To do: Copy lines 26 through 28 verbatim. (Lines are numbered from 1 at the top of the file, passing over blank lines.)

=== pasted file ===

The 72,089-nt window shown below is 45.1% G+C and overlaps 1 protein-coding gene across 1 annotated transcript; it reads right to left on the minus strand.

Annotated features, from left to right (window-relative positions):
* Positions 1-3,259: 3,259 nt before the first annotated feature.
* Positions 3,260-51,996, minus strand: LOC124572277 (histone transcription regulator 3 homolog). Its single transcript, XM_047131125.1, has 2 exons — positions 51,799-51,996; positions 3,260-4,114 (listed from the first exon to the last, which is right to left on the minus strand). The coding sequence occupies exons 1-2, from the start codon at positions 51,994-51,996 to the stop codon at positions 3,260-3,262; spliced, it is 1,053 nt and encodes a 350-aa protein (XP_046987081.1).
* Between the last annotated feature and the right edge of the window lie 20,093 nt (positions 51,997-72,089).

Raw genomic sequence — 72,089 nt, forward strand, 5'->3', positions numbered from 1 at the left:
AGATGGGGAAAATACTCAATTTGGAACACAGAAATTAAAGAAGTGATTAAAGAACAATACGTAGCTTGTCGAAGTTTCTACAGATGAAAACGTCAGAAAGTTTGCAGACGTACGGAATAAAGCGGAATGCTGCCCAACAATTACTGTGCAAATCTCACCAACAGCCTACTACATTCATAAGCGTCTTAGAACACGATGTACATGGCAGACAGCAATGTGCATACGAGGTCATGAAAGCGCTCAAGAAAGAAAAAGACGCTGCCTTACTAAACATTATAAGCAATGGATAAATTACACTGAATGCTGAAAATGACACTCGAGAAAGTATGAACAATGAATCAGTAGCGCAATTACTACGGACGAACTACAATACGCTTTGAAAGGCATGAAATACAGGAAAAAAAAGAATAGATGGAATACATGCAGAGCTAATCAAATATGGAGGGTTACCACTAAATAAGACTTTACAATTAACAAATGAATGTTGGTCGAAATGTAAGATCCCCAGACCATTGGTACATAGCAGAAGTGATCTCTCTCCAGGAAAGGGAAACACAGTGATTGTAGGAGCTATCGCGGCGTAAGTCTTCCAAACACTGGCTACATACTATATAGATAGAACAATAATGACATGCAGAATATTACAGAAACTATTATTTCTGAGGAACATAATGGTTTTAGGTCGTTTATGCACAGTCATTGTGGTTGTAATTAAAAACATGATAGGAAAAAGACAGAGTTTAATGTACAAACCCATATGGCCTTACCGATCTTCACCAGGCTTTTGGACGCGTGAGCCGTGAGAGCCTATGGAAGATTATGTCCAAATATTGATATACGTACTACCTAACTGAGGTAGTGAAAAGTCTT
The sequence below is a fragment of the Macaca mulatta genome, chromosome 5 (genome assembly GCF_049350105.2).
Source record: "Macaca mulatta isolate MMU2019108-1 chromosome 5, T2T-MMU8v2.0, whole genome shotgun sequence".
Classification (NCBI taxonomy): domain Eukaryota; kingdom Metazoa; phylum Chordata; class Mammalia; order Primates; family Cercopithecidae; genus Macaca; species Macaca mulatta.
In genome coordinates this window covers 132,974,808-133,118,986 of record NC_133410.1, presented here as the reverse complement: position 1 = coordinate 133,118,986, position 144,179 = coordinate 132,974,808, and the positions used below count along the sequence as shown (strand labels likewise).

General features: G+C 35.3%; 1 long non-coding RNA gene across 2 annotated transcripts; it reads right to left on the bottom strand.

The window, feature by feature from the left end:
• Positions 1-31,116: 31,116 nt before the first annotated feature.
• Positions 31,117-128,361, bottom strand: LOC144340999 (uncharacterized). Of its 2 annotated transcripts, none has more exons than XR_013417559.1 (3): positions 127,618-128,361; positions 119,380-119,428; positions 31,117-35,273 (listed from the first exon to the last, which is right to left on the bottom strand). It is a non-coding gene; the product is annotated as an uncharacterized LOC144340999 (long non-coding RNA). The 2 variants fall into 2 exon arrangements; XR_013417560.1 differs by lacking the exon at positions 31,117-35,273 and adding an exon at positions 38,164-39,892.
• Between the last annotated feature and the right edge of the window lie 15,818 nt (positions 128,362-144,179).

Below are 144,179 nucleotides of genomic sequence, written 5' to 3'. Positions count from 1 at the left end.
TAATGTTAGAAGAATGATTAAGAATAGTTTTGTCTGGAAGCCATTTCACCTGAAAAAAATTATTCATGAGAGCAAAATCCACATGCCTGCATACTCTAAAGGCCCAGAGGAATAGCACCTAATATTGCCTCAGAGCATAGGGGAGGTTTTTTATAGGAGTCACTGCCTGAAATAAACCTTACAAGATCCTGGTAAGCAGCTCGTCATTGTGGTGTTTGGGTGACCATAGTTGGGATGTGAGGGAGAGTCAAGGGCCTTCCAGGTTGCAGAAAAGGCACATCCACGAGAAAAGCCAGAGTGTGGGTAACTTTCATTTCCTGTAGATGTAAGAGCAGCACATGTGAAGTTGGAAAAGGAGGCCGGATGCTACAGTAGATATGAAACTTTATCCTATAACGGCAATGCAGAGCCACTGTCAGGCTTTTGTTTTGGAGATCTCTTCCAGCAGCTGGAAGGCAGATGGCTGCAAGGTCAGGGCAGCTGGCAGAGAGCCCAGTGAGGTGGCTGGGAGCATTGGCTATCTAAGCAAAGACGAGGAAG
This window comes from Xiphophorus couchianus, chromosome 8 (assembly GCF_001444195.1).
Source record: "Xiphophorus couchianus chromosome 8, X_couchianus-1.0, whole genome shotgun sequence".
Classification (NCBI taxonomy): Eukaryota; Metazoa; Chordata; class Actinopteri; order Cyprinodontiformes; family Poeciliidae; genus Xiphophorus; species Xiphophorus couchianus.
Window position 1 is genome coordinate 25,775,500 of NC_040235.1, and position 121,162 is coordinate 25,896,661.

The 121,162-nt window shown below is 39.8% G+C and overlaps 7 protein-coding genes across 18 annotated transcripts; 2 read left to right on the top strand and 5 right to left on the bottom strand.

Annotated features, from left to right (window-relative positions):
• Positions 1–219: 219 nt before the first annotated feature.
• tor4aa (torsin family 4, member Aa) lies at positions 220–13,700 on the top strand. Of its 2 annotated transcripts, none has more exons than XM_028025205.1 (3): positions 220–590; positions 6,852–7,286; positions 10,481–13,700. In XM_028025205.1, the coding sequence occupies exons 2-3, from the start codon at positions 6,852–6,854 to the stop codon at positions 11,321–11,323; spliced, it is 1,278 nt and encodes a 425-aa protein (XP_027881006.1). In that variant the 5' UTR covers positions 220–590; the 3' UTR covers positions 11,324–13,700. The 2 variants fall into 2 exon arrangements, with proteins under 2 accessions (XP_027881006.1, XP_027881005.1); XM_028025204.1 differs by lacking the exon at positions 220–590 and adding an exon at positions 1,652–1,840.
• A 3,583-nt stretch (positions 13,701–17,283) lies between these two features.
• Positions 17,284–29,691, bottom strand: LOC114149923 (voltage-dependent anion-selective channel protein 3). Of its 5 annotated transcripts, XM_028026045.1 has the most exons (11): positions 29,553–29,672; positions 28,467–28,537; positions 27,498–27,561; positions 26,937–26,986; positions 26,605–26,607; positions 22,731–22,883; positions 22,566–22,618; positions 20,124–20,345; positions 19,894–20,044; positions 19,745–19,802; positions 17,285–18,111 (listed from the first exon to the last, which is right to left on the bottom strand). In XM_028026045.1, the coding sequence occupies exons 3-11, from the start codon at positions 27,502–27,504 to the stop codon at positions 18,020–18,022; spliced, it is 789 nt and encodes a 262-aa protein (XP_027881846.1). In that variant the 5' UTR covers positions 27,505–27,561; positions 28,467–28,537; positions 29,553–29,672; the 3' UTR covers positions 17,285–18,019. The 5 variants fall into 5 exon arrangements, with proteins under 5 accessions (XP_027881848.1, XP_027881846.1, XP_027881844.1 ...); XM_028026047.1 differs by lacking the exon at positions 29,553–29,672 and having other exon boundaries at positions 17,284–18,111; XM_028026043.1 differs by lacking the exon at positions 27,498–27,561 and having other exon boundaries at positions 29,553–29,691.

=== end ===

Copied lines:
• tor4aa (torsin family 4, member Aa) lies at positions 220–13,700 on the top strand. Of its 2 annotated transcripts, none has more exons than XM_028025205.1 (3): positions 220–590; positions 6,852–7,286; positions 10,481–13,700. In XM_028025205.1, the coding sequence occupies exons 2-3, from the start codon at positions 6,852–6,854 to the stop codon at positions 11,321–11,323; spliced, it is 1,278 nt and encodes a 425-aa protein (XP_027881006.1). In that variant the 5' UTR covers positions 220–590; the 3' UTR covers positions 11,324–13,700. The 2 variants fall into 2 exon arrangements, with proteins under 2 accessions (XP_027881006.1, XP_027881005.1); XM_028025204.1 differs by lacking the exon at positions 220–590 and adding an exon at positions 1,652–1,840.
• A 3,583-nt stretch (positions 13,701–17,283) lies between these two features.
• Positions 17,284–29,691, bottom strand: LOC114149923 (voltage-dependent anion-selective channel protein 3). Of its 5 annotated transcripts, XM_028026045.1 has the most exons (11): positions 29,553–29,672; positions 28,467–28,537; positions 27,498–27,561; positions 26,937–26,986; positions 26,605–26,607; positions 22,731–22,883; positions 22,566–22,618; positions 20,124–20,345; positions 19,894–20,044; positions 19,745–19,802; positions 17,285–18,111 (listed from the first exon to the last, which is right to left on the bottom strand). In XM_028026045.1, the coding sequence occupies exons 3-11, from the start codon at positions 27,502–27,504 to the stop codon at positions 18,020–18,022; spliced, it is 789 nt and encodes a 262-aa protein (XP_027881846.1). In that variant the 5' UTR covers positions 27,505–27,561; positions 28,467–28,537; positions 29,553–29,672; the 3' UTR covers positions 17,285–18,019. The 5 variants fall into 5 exon arrangements, with proteins under 5 accessions (XP_027881848.1, XP_027881846.1, XP_027881844.1 ...); XM_028026047.1 differs by lacking the exon at positions 29,553–29,672 and having other exon boundaries at positions 17,284–18,111; XM_028026043.1 differs by lacking the exon at positions 27,498–27,561 and having other exon boundaries at positions 29,553–29,691.